Tuesday, September 6, 2016

The Key to Success is Being Ethical

Victoria Pishkula

As a child, most are told to be honest, truthful, and are told not to damage someone's feelings or reputation for the benefit of their own good. The same is relatable to organizations across the board, and specifically relatable to any form of public communication organizations.

In the Society of Professional Journalists, their ethical code focuses on reporting the truth, minimizing harm, being independent, and being accountable for one's work.


The Importance of Truth 

As a journalist, it is extremely important to be accurate and report only the truth. Although it can be tempting to publish unreliable facts or fabricate information, it is important to remain a faithful to your audience and to yourself.

The truth of your writings go into great depth. Not only should your writings be accurate, but your quotes should be taken from those whose voices will impact the story most and often are not featured.

Quotes and facts should not only be reported, but they should be double checked. It is the responsibility of a journalist to stay up to date and make any corrections as soon as possible.

Mistakes can give your audience the wrong information, and it is important that mistakes are avoided as much as possible in order for the public to be kept informed. If a journalist does not do their part to inform the public, then there are limited ways that much of the general population will be given the important facts they need to understand society.

Minimize the Harm 

The largest and most important reason to minimize harm is because every human, rather they be a criminal or a person being harmed, is still a human. At the end of the day, all people deserve respect.

Harm can be brought not only to those who may be discussed in an article or broadcast, but harm can also impact the public. Information that lacks compassion or could be dangerous for the general public to witness is usually a "no go" and is considered harmful.

In general, the public has the right to know most information, and it is a journalist's job to report accurately. However, if the information can cause long term damage or is not in the best of interest to be reported, it turns into a balancing act.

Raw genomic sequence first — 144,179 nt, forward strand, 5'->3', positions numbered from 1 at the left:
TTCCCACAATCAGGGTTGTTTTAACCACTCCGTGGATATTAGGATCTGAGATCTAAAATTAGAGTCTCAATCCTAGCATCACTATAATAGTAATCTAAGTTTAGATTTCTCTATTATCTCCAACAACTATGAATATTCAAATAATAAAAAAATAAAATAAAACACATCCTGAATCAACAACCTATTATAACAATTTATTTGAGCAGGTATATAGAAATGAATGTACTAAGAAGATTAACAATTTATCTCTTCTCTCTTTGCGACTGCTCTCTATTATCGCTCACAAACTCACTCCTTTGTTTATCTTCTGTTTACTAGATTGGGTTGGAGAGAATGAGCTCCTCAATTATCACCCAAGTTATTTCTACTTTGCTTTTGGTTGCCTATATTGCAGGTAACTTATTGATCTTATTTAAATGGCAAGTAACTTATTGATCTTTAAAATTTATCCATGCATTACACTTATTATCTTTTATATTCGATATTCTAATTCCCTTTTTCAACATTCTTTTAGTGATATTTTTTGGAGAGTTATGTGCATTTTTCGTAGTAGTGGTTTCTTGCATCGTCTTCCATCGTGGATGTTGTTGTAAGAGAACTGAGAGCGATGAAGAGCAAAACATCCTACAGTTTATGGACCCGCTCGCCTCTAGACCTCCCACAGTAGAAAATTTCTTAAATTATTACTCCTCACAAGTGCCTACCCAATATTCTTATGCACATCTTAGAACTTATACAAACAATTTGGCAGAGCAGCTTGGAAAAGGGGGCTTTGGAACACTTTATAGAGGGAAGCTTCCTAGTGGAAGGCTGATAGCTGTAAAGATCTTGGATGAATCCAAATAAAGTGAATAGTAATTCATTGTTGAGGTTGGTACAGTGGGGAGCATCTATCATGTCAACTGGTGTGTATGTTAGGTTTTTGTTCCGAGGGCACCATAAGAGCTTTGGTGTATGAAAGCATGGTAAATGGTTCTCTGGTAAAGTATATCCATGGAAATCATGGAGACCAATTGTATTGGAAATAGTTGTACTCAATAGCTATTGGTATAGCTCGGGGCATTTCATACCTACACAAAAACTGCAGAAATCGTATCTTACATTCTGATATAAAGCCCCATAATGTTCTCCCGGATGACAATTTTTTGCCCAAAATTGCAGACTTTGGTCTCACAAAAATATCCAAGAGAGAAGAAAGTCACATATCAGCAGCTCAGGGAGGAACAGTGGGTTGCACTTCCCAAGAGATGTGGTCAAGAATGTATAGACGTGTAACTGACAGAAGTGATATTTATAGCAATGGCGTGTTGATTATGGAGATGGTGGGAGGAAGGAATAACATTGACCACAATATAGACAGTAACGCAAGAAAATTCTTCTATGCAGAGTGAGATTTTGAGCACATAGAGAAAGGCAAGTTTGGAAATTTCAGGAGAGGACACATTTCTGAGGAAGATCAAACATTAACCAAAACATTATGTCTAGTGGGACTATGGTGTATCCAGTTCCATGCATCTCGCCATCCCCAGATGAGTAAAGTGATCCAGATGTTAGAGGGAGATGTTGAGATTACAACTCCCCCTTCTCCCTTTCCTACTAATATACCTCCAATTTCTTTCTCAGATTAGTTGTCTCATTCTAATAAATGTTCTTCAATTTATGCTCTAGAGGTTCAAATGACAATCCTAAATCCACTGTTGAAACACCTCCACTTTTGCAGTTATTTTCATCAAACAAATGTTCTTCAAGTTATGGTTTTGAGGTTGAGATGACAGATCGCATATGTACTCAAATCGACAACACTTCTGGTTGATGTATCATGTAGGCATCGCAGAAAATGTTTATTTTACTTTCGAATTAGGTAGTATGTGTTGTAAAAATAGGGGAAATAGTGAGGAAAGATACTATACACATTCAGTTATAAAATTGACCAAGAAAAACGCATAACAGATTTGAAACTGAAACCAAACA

Keeping harm to a minimum should be the goal, but sometimes extenuating circumstances may sway a journalist one way or the other on exactly how to report.

The Independence Factor

When the stressful situations set in, it is a journalist who must refuse any free gifts or pay-offs in return for quotes or information. The journalists must make sacrifices at times, and these include avoiding conflicts of interest and refusing to bend to the pressure.

Journalists shouldn't be in this field because of all the money, but instead should seek pride in their work and the good they do for the public.

Being independent doesn't mean a journalist can't look for help or take advice from their peers and advisors. Being independent as a journalist is the ability to refuse blending advertisements with their stories and refusing to give special treatment to any sources that offer to provide money.

Being an independent journalist should be for the good of the public. The public audience deserves the honest truth in reports and should be able to trust their journalists. Unfortunately, in today's society, many cannot trust any form of journalism.

From advertisers, to public relations, and to radio, there are minimal people who have the belief that those in the public communications field do their duty to provide the public with truthful and independent information.

Who's Responsible? That's You!

Finally, according to the SPJ Code of Ethics, it is important to be accountable for your own work. Journalists are responsible for providing information and being able to explain their actions if asked.

If a mistake is made, which is possible because journalists are only human, it is important to own up to the mistake and go about fixing any mistakes as soon as they are brought to one's attention. Journalists should be accurate and quick while providing information.

Accuracy and efficiency are important to make sure that the reports made are fair and non-biased.

All Forms of Ethical Codes Are Important

Whether a communicator is specialized in hard news, magazine writing, radio, advertising or public relations, it is important to use an ethical code of conduct. All occupations face their own difficulties, but most ethical codes provide the same main messages.

It will always be important to be honest and to provide the public with the ability to learn the information they want because, otherwise, they are blind to the world.

Ethical standards allow people to be intelligent humans. If the PRSA Code of Ethics, the Online News Ethical Code, or any other form of ethical conduct wasn't followed, there would be seriously misleading information.

Although mistakes can seem minimal and harmless at the time, if constant mistakes and unethical choices are made, there will be no journalistic information, and the public will not have the opportunity to go looking for information.

As a new generation of journalists, it is important to remember the importance of ethical codes. It really is a journalist's responsibility to be ethical and make honest and accurate reports.

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